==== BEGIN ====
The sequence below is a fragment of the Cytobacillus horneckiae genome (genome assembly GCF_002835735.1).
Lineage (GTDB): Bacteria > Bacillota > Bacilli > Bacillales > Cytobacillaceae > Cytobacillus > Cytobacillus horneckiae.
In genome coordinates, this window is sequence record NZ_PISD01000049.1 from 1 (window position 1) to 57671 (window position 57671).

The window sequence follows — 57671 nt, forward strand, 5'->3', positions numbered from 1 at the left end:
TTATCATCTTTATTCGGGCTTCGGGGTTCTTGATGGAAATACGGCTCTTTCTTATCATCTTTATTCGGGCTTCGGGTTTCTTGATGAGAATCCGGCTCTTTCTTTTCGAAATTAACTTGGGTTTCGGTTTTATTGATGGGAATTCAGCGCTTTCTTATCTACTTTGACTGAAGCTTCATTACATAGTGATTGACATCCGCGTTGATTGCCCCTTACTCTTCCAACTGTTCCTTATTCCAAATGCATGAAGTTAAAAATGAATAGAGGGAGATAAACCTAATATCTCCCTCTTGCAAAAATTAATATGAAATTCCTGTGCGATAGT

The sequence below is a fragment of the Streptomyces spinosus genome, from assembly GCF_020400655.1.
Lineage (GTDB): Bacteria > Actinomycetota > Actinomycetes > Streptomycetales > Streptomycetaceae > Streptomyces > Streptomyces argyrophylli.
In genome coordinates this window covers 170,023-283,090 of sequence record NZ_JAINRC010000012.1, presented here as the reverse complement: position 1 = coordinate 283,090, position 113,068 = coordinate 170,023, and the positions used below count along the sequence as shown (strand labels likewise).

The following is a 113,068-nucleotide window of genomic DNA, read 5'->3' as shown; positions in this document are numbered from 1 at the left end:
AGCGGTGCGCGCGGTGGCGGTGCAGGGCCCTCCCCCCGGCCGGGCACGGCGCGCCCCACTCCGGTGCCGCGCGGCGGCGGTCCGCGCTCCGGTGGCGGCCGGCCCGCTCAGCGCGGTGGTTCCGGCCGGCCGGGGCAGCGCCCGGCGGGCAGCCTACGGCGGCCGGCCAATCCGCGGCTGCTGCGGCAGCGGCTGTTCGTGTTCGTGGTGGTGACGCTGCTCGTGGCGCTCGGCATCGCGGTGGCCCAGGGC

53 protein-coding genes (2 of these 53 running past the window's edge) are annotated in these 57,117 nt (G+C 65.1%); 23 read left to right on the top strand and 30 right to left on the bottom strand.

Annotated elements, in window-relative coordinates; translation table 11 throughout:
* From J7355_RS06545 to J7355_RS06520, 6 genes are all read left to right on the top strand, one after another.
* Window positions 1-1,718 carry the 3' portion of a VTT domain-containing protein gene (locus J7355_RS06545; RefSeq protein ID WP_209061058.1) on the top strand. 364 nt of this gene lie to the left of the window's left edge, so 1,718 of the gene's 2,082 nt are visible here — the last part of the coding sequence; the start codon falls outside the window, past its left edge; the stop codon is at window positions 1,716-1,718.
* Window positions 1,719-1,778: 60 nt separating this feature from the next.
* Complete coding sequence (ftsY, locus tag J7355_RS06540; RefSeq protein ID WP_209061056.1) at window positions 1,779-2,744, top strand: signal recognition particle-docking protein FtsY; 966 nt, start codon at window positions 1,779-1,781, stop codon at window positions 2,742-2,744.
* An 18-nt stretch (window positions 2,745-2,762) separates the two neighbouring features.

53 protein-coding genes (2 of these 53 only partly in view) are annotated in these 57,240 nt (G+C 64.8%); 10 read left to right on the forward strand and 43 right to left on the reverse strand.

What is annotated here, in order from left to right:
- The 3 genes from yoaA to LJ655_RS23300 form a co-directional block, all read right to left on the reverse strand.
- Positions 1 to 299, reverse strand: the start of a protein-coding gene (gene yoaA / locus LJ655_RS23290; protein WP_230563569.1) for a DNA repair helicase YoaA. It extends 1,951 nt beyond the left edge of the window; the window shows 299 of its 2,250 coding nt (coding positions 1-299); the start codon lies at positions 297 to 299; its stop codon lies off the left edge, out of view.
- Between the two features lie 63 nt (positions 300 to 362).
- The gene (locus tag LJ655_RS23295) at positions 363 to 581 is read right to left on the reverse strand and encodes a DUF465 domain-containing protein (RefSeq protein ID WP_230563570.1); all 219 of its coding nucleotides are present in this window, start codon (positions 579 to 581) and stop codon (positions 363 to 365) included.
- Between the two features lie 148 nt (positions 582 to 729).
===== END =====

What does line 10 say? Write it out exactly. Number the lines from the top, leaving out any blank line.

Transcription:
AGCGGTGCGCGCGGTGGCGGTGCAGGGCCCTCCCCCCGGCCGGGCACGGCGCGCCCCACTCCGGTGCCGCGCGGCGGCGGTCCGCGCTCCGGTGGCGGCCGGCCCGCTCAGCGCGGTGGTTCCGGCCGGCCGGGGCAGCGCCCGGCGGGCAGCCTACGGCGGCCGGCCAATCCGCGGCTGCTGCGGCAGCGGCTGTTCGTGTTCGTGGTGGTGACGCTGCTCGTGGCGCTCGGCATCGCGGTGGCCCAGGGC